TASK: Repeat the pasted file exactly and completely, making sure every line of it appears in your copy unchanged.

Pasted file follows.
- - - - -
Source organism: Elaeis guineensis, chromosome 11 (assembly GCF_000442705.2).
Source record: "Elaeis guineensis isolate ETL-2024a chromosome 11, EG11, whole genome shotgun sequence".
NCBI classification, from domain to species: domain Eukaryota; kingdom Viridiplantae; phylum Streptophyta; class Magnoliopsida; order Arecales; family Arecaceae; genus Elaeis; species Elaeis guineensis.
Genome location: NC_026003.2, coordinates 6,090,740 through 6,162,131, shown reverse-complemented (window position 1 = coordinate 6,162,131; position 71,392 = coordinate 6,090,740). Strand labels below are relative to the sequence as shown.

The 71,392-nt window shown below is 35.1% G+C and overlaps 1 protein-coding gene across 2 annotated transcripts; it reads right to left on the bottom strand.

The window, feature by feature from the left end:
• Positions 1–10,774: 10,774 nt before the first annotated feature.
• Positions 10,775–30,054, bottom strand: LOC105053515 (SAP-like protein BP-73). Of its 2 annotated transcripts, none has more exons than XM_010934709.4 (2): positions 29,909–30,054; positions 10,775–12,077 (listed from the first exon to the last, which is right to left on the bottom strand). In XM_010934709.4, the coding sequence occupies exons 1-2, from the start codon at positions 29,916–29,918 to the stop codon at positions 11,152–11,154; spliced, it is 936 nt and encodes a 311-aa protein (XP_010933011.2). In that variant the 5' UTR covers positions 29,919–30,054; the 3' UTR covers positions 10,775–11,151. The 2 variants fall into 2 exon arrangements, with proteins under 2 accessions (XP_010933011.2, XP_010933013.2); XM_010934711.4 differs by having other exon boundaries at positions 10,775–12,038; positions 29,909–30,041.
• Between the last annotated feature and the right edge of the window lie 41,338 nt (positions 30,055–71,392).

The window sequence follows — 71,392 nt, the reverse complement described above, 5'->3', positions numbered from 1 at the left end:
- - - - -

Source organism: Elaeis guineensis, chromosome 11 (assembly GCF_000442705.2).
Source record: "Elaeis guineensis isolate ETL-2024a chromosome 11, EG11, whole genome shotgun sequence".
NCBI classification, from domain to species: domain Eukaryota; kingdom Viridiplantae; phylum Streptophyta; class Magnoliopsida; order Arecales; family Arecaceae; genus Elaeis; species Elaeis guineensis.
Genome location: NC_026003.2, coordinates 6,090,740 through 6,162,131, shown reverse-complemented (window position 1 = coordinate 6,162,131; position 71,392 = coordinate 6,090,740). Strand labels below are relative to the sequence as shown.

The 71,392-nt window shown below is 35.1% G+C and overlaps 1 protein-coding gene across 2 annotated transcripts; it reads right to left on the bottom strand.

The window, feature by feature from the left end:
• Positions 1–10,774: 10,774 nt before the first annotated feature.
• Positions 10,775–30,054, bottom strand: LOC105053515 (SAP-like protein BP-73). Of its 2 annotated transcripts, none has more exons than XM_010934709.4 (2): positions 29,909–30,054; positions 10,775–12,077 (listed from the first exon to the last, which is right to left on the bottom strand). In XM_010934709.4, the coding sequence occupies exons 1-2, from the start codon at positions 29,916–29,918 to the stop codon at positions 11,152–11,154; spliced, it is 936 nt and encodes a 311-aa protein (XP_010933011.2). In that variant the 5' UTR covers positions 29,919–30,054; the 3' UTR covers positions 10,775–11,151. The 2 variants fall into 2 exon arrangements, with proteins under 2 accessions (XP_010933011.2, XP_010933013.2); XM_010934711.4 differs by having other exon boundaries at positions 10,775–12,038; positions 29,909–30,041.
• Between the last annotated feature and the right edge of the window lie 41,338 nt (positions 30,055–71,392).

The window sequence follows — 71,392 nt, the reverse complement described above, 5'->3', positions numbered from 1 at the left end: